• Church, school form parent-teacher association

    By: Stephanie Maxwell


    A minister is helping a Charlotte elementary school after witnessing poor behavior on a school bus.

    Eyewitness News anchor Stephanie Maxwell explains how the problem turned into a community partnership between the two.

    Once students leave Allenbrook Elementary for the day, their learning continues at Christ Resurrection Church's after-school program.

    The Rev. Kenneth Gilliard wasn't happy with what he saw last spring when the school bus dropped off the students at the church.

    “(They were) hanging out the window,” Gilliard said. “There were fights on that bus about every day. Our kids would get off, (and) some got off crying.”

    The principal admits that it was a huge problem.

    “We had been having a lot of frustrations with students on buses,” principal Katharine Bonasera said.

    Gilliard made an appointment to see Bonasera because he was frustrated.

    “It started out like we're going to go head-to-head with each other over these buses, but there was a moment of understanding,” Bonasera said.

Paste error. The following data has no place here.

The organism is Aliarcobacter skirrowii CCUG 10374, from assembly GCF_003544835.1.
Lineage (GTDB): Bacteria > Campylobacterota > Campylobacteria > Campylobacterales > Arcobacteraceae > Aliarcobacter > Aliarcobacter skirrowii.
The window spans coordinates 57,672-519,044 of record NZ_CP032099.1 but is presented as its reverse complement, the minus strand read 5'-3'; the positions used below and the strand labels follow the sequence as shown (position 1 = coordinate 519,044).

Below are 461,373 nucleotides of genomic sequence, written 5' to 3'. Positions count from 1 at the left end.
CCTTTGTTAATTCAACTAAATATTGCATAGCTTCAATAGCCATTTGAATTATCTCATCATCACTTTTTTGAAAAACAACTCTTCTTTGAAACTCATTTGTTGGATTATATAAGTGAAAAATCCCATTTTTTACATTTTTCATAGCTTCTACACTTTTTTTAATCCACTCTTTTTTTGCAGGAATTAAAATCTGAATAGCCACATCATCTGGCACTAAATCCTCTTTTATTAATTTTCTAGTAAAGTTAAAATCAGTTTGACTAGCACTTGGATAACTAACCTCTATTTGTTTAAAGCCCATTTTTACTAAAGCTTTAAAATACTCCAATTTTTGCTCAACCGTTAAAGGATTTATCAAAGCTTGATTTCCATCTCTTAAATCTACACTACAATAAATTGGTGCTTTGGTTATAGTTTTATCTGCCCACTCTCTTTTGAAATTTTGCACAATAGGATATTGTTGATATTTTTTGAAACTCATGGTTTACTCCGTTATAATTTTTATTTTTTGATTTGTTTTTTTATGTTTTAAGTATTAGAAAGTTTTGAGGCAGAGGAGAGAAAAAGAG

“We asked Ms. Bonesara, 'What do you need?' and I'm like, ‘We're going to do this,’” Gilliard said.

    A parent-teacher association for Allenbrook has been formed in partnership with the church, which the low-performing school had been lacking.

    Christ Resurrection member Lucian Cooke-Senior volunteered to be the PTA president and is working to get parents to join and participate.

    “Since I've gotten involved, I found out that a lot of the weight was falling on the teachers,” Cooke-Senior said. “That cannot be.”

    Now he's an advocate for Allenbrook, making sure students and teachers are appreciated, with backing from the minister and the church.

    “We know it's going to work,” Gilliard said. “We're not going to quit. We know it's going to work.”

    Allenbrook Elementary’s PTA is raising money and collecting donations for students to participate in special activities.

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